Despite being seriously ill with tuberculosis, Stevenson began writing Treasure Island for his stepson Lloyd. While still ill he also wrote other famous works A Child’s Garden of Verses, Kidnapped and The Strange Case of Dr Jekyll and Mr Hyde. He and his family travelled around from warm place to warm place trying to beat his illnesses, but he died young, of cerebral hemorrhage, at the age of 44.

So, what did I think? Does it deserve to be a classic?

Treasure Island was great fun to read, though I wish I’d read it as a kid of about 11 or 12. It would have been absolutely thrilling, then. Reading it as an adult, I partly wished for more fleshed-out characters and I’m not such a fan of action (and it’s action sequence after action sequence). It’s a fast-paced book and even a little confusing at times (those mutineers are tricksy) but definitely light, rollicking and fun. I wasn’t keen on the chapters narrated by Dr Livesey either. I could see the reason for them, but I wanted to stay with Jim. Arguably, Long John Silver is a more complex character than the rest – not all good or all bad – and has certainly stayed in the minds of many readers.

What I find fascinating about Treasure Island is the role it has played in creating the myth of the pirate. Jane Yolen tells me in the foreword that the book may not have existed without the precursors of Robinson Crusoe and the true, bloody, history of pirating in America and England. ‘Stories of pirates, buccaneers, and even privateers… were already highly popular’, says Yolen. But Treasure Island built on and contributed to pirate mythology perhaps more than any other book. Yolen includes a great set of pirate ‘myths’ which Stevenson built on. Pirates were rarely rich from their adventures, for example, many pirates (or privateers) were actually working for political and patriotic reasons and not for their own pleasure; only sometimes did pirates sail under the Jolly Roger; and in fact many pirates were women. Yolen says:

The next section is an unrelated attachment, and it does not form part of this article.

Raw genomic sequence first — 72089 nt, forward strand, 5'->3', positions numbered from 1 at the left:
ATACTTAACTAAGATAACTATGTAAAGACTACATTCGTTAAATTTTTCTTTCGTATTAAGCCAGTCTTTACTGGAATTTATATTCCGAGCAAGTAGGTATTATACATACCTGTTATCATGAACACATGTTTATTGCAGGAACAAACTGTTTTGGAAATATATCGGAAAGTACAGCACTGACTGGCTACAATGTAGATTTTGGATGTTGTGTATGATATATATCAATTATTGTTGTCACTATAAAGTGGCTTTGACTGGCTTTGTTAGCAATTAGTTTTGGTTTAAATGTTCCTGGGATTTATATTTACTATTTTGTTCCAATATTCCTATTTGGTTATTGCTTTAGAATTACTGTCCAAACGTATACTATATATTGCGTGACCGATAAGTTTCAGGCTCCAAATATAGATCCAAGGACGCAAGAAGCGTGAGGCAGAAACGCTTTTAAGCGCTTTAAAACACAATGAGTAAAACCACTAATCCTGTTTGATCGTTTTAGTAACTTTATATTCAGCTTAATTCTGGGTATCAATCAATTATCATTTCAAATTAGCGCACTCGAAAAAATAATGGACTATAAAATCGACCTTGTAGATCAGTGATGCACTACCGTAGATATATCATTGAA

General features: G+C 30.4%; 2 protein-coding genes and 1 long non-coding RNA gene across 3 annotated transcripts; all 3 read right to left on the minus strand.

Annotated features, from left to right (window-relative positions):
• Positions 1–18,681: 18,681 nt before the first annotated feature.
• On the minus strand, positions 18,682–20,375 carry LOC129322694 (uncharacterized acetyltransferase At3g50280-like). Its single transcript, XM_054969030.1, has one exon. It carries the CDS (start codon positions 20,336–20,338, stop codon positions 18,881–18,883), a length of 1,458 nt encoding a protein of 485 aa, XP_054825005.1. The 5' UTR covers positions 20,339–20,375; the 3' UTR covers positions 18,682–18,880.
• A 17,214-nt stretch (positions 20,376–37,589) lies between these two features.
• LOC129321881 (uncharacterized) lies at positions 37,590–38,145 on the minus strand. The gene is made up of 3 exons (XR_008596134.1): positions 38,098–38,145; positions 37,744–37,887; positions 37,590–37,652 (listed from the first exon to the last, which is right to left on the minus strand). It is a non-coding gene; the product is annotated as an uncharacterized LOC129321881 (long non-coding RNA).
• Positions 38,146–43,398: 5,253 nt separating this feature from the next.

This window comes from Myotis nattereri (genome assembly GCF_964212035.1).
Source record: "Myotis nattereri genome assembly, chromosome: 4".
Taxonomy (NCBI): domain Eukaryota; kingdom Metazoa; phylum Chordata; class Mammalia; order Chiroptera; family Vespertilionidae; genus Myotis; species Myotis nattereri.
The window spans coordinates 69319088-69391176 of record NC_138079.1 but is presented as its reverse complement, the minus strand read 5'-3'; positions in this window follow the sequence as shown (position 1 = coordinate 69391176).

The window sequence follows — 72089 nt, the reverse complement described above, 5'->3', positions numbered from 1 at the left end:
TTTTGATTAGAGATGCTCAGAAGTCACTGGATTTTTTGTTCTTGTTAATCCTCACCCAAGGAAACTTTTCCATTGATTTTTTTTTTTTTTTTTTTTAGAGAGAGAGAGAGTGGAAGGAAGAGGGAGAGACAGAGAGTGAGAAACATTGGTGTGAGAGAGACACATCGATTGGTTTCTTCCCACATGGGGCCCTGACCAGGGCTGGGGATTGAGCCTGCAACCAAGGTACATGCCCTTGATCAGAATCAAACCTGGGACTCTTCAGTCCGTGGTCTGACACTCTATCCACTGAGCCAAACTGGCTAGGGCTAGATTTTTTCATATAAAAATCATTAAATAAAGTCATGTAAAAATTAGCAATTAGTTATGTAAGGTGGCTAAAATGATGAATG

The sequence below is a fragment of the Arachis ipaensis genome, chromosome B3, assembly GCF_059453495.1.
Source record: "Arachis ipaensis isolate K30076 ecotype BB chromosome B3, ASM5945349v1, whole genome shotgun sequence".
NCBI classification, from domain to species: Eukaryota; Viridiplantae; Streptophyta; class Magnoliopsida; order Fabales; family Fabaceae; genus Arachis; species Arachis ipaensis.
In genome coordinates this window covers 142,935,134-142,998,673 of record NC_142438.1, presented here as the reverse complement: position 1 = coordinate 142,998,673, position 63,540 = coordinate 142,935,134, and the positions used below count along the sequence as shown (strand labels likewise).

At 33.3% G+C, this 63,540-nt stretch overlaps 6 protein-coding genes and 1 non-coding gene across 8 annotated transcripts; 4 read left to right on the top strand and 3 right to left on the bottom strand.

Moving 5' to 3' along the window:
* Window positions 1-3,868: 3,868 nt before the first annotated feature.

‘In fact some of the bloodiest, wickedest, and best pirates in the world were women… There were female pirates like Pretty Peg who sailed for love, Anne Bonney and Mary Reade who sailed for adventure, Jeanne de Belleville who sailed for revenge, and Madame Ching who led a battalion of 2000 Chinese junks in the early nineteenth century.’

Looks like Jane Yolen has even written a couple of books on these female pirates, which I think would be fascinating. There are not really any women in Treasure Island, apparently as per Lloyd’s instructions (Stevenson’s stepson).

The other thing I like about it is the fact that apparently the book broke new grounds in children’s literature by ‘refusing to be a thinly-disguised moral lesson’. It is a seriously bloody book, and the protagonist is a young boy – a witness to gruesome deaths, injury, trickery and greed. He gets up to his own mischief in it too (for the good of the crew). It definitely would have been a thrilling thing to read as a kid, imagining yourself in young Jim’s shoes, hoping you could be as clever as he if you were in his situation. If you have kids aged around 11 or 12, get them onto it!

What’s next?

I’ve picked up a copy of Angela Carter’s Heroes and Villains (more cult than classic, but I’m including those). And I’m definitely thinking I should read Oscar Wilde’s The Picture of Dorian Gray soonBut I have a few new books on my radar at the moment, too…

What do you remember of Treasure Island? Did you read it as a child? Have you read Robert Louis Stevenson’s other works? I think Dr Jekyll and Mr Hyde is great, too.

‘Yo-ho-ho and a bottle of rum!’